Saturday, February 15, 2014

An imperfect verdict.

The mother of Jordan Davis says that she will pray for her son's killer in an eloquent and passionate press conference, after her son's killer was found not guilty of his murder by a jury made up mostly of his peers.

She said that she felt sorry for him that he will have to spend the rest of his life being remorseful for her son's killing. 

I watched this trial from the start, and I wish I could say that I am surprised. 

The lives of young black men in this country (especially in places like Florida) just doesn't matter that much. Sadly, some will argue, that young black males themselves are to blame for this. They kill each other in such record numbers that others feel like when a young black life is lost it is no more meaningful than the death of a family pet. 

But this is a chicken and egg question; because when the justice system finds it necessary to treat the killers of young black men differently than they do others, we all see it. And we all know the deal. The system sends a message to all of us. 

"But , the man is looking at 60-90 years in jail, what more do you want?"

Well yes. But this is because Mr. Dunn chose to fire a second volley of shots into the SUV on that fateful night. He was charged and convicted of attempted murder of the other boys who actually lived. That is why he is going to probably spend the rest of his life in prison, not because he shot an innocent young black male in cold blood.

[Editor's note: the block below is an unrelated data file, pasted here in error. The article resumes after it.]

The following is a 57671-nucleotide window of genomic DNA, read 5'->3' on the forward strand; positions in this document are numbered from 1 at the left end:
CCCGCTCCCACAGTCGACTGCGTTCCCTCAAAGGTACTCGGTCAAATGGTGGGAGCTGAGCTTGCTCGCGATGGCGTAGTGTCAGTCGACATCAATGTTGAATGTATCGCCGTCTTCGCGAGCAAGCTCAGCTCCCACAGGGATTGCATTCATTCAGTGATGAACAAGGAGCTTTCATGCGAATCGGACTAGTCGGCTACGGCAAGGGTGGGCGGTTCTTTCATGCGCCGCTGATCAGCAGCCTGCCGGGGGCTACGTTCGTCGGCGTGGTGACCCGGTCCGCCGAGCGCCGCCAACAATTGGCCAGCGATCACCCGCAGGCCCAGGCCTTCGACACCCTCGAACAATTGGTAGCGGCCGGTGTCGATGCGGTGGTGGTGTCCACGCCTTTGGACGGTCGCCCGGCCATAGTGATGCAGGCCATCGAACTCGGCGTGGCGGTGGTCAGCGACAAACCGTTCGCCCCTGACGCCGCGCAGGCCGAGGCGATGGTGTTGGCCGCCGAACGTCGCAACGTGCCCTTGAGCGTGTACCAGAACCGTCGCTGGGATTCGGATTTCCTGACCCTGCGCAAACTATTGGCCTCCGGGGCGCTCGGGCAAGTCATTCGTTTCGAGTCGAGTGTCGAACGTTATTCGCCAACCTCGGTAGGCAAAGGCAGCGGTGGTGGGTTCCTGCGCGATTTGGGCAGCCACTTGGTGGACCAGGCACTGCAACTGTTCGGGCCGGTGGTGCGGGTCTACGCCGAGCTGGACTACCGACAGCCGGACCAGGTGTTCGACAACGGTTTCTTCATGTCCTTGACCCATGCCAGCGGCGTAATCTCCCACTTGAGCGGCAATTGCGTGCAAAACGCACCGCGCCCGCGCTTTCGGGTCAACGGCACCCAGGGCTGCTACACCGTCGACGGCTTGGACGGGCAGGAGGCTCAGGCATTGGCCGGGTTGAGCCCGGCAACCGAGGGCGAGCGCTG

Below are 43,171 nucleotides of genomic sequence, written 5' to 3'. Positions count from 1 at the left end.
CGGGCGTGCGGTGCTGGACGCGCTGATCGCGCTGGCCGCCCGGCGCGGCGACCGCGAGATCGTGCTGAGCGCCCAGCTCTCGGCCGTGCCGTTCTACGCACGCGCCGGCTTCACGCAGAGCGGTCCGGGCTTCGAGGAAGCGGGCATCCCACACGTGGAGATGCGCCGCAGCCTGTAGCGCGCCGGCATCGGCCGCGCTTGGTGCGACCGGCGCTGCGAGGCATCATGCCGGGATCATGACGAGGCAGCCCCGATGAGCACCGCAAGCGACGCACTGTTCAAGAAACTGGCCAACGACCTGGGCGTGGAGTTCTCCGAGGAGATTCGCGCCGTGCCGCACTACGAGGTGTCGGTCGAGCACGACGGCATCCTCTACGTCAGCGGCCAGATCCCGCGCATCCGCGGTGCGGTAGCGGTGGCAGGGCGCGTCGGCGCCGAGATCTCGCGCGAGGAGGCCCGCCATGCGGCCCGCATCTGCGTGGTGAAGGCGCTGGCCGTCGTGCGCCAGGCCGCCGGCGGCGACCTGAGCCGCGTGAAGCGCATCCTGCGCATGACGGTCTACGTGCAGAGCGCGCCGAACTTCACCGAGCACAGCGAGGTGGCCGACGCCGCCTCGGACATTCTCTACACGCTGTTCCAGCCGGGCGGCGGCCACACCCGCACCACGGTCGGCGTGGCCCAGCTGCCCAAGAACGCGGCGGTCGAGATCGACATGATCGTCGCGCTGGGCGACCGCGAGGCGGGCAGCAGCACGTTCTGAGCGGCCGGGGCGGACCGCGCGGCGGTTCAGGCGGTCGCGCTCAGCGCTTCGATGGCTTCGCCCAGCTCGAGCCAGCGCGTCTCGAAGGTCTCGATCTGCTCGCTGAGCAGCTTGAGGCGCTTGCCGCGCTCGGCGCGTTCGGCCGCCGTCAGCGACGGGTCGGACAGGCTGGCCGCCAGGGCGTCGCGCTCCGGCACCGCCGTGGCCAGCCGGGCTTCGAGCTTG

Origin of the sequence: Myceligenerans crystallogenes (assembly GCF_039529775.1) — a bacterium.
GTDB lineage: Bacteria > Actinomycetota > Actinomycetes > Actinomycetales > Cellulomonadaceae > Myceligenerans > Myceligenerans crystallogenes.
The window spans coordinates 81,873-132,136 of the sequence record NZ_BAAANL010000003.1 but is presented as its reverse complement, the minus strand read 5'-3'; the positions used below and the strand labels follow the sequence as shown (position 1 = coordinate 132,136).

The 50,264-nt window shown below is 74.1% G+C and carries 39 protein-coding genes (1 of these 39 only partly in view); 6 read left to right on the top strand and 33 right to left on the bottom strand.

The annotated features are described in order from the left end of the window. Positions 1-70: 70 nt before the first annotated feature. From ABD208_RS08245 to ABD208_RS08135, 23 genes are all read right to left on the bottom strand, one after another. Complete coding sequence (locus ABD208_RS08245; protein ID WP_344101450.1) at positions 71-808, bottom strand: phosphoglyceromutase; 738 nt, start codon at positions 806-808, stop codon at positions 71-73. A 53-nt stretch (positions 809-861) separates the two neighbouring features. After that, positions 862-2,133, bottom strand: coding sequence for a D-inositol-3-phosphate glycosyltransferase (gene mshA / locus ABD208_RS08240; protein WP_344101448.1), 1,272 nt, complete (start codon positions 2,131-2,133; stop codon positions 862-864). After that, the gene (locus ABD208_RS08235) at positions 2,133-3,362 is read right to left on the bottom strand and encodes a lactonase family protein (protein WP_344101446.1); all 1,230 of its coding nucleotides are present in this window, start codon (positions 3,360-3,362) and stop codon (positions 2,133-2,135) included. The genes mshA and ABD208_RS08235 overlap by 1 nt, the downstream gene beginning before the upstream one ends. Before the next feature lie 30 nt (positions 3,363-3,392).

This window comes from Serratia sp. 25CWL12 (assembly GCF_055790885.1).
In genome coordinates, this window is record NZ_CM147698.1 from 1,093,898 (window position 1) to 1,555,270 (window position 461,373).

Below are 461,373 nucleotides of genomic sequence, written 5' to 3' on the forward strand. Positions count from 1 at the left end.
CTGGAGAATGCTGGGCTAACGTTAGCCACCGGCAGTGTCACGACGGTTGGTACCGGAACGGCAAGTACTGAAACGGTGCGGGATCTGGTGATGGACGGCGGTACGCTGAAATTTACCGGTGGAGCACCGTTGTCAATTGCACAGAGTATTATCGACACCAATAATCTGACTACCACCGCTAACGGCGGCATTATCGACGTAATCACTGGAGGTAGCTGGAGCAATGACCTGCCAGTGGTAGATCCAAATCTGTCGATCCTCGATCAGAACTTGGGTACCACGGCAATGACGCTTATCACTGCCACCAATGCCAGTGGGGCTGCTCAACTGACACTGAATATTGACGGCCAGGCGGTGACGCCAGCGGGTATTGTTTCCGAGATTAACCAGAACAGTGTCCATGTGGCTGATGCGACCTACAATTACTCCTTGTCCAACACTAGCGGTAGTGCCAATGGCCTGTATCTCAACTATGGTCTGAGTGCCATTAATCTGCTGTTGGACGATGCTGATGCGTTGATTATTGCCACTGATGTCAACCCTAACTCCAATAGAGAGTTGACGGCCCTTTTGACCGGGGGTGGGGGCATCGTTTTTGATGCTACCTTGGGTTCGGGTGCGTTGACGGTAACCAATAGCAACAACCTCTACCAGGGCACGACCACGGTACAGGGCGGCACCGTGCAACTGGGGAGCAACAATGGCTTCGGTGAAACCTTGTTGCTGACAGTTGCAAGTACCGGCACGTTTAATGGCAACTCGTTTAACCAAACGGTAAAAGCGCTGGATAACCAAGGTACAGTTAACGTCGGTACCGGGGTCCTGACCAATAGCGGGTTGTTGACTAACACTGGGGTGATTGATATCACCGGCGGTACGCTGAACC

Following the logic of the verdict, if he had shot and killed all the young men in the car that night he would be a free man.

Angela Corey, the incompetent state attorney in Florida, says that her office is going to retry Mr. Dunn on the first degree murder charge.

I hope that she does. Because the parents of this young man deserve closure.   

listening to Don Lemon (My current HNOTD) go off on CNN about the verdict and the fact that Mr. Dunn was not found guilty of gunning down Jordan Davis. "This is absolutely about race, and it makes me angry" he says. "It's time for some real talk about the elephant in the room and what type of message this sends to society at large."

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